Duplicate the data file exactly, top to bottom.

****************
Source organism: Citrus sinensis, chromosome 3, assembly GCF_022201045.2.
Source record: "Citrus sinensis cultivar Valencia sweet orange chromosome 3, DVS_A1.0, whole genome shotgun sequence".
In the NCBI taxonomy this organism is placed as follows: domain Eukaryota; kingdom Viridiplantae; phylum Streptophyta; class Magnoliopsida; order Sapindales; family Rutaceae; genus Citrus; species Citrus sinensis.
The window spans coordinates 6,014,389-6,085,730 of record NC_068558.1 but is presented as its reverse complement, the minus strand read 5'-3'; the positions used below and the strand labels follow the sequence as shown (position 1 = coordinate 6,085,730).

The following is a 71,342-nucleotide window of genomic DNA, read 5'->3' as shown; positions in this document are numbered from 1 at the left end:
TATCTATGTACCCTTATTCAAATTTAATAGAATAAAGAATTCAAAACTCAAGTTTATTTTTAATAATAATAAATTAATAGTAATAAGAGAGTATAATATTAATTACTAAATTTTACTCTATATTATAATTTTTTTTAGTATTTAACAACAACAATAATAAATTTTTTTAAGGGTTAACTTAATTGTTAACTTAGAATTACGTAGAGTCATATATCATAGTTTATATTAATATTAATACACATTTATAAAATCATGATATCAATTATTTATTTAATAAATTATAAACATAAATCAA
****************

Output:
Source organism: Citrus sinensis, chromosome 3, assembly GCF_022201045.2.
Source record: "Citrus sinensis cultivar Valencia sweet orange chromosome 3, DVS_A1.0, whole genome shotgun sequence".
In the NCBI taxonomy this organism is placed as follows: domain Eukaryota; kingdom Viridiplantae; phylum Streptophyta; class Magnoliopsida; order Sapindales; family Rutaceae; genus Citrus; species Citrus sinensis.
The window spans coordinates 6,014,389-6,085,730 of record NC_068558.1 but is presented as its reverse complement, the minus strand read 5'-3'; the positions used below and the strand labels follow the sequence as shown (position 1 = coordinate 6,085,730).

The following is a 71,342-nucleotide window of genomic DNA, read 5'->3' as shown; positions in this document are numbered from 1 at the left end:
TATCTATGTACCCTTATTCAAATTTAATAGAATAAAGAATTCAAAACTCAAGTTTATTTTTAATAATAATAAATTAATAGTAATAAGAGAGTATAATATTAATTACTAAATTTTACTCTATATTATAATTTTTTTTAGTATTTAACAACAACAATAATAAATTTTTTTAAGGGTTAACTTAATTGTTAACTTAGAATTACGTAGAGTCATATATCATAGTTTATATTAATATTAATACACATTTATAAAATCATGATATCAATTATTTATTTAATAAATTATAAACATAAATCAA